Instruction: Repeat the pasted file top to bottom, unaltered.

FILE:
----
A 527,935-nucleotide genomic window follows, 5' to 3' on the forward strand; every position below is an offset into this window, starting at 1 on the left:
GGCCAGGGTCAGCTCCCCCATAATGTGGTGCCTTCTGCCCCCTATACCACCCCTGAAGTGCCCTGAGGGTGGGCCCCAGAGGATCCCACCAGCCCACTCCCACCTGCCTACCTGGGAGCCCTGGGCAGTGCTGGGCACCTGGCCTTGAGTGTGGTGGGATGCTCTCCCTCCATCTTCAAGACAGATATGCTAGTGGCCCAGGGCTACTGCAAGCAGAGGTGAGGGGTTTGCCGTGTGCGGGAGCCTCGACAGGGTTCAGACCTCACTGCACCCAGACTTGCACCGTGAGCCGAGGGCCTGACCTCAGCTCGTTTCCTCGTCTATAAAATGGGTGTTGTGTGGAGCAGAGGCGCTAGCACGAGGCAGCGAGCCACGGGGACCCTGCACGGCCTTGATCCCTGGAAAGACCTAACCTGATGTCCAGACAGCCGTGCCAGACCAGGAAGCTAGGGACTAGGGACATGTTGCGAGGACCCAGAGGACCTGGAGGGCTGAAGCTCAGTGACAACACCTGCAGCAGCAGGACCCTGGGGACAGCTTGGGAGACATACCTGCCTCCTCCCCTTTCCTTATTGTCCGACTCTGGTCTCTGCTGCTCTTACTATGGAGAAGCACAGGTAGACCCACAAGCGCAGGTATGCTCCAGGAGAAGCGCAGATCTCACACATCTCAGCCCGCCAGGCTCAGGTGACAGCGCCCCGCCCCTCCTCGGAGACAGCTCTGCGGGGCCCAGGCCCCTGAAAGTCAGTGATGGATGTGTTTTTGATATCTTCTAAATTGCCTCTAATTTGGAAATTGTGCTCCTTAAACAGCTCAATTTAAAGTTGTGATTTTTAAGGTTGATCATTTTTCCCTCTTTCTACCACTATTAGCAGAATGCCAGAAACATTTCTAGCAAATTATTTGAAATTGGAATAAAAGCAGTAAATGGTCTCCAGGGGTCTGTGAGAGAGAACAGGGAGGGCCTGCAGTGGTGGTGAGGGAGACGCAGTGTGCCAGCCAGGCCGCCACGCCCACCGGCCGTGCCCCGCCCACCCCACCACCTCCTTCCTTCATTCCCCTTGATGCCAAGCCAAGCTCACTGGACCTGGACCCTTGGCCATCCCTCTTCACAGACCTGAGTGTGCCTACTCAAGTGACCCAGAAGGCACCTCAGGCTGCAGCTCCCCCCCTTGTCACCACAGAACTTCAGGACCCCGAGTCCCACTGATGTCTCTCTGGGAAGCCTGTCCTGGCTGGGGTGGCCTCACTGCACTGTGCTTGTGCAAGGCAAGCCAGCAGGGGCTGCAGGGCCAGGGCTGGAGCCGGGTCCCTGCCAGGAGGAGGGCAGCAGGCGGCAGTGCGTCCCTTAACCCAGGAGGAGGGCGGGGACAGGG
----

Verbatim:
A 527,935-nucleotide genomic window follows, 5' to 3' on the forward strand; every position below is an offset into this window, starting at 1 on the left:
GGCCAGGGTCAGCTCCCCCATAATGTGGTGCCTTCTGCCCCCTATACCACCCCTGAAGTGCCCTGAGGGTGGGCCCCAGAGGATCCCACCAGCCCACTCCCACCTGCCTACCTGGGAGCCCTGGGCAGTGCTGGGCACCTGGCCTTGAGTGTGGTGGGATGCTCTCCCTCCATCTTCAAGACAGATATGCTAGTGGCCCAGGGCTACTGCAAGCAGAGGTGAGGGGTTTGCCGTGTGCGGGAGCCTCGACAGGGTTCAGACCTCACTGCACCCAGACTTGCACCGTGAGCCGAGGGCCTGACCTCAGCTCGTTTCCTCGTCTATAAAATGGGTGTTGTGTGGAGCAGAGGCGCTAGCACGAGGCAGCGAGCCACGGGGACCCTGCACGGCCTTGATCCCTGGAAAGACCTAACCTGATGTCCAGACAGCCGTGCCAGACCAGGAAGCTAGGGACTAGGGACATGTTGCGAGGACCCAGAGGACCTGGAGGGCTGAAGCTCAGTGACAACACCTGCAGCAGCAGGACCCTGGGGACAGCTTGGGAGACATACCTGCCTCCTCCCCTTTCCTTATTGTCCGACTCTGGTCTCTGCTGCTCTTACTATGGAGAAGCACAGGTAGACCCACAAGCGCAGGTATGCTCCAGGAGAAGCGCAGATCTCACACATCTCAGCCCGCCAGGCTCAGGTGACAGCGCCCCGCCCCTCCTCGGAGACAGCTCTGCGGGGCCCAGGCCCCTGAAAGTCAGTGATGGATGTGTTTTTGATATCTTCTAAATTGCCTCTAATTTGGAAATTGTGCTCCTTAAACAGCTCAATTTAAAGTTGTGATTTTTAAGGTTGATCATTTTTCCCTCTTTCTACCACTATTAGCAGAATGCCAGAAACATTTCTAGCAAATTATTTGAAATTGGAATAAAAGCAGTAAATGGTCTCCAGGGGTCTGTGAGAGAGAACAGGGAGGGCCTGCAGTGGTGGTGAGGGAGACGCAGTGTGCCAGCCAGGCCGCCACGCCCACCGGCCGTGCCCCGCCCACCCCACCACCTCCTTCCTTCATTCCCCTTGATGCCAAGCCAAGCTCACTGGACCTGGACCCTTGGCCATCCCTCTTCACAGACCTGAGTGTGCCTACTCAAGTGACCCAGAAGGCACCTCAGGCTGCAGCTCCCCCCCTTGTCACCACAGAACTTCAGGACCCCGAGTCCCACTGATGTCTCTCTGGGAAGCCTGTCCTGGCTGGGGTGGCCTCACTGCACTGTGCTTGTGCAAGGCAAGCCAGCAGGGGCTGCAGGGCCAGGGCTGGAGCCGGGTCCCTGCCAGGAGGAGGGCAGCAGGCGGCAGTGCGTCCCTTAACCCAGGAGGAGGGCGGGGACAGGG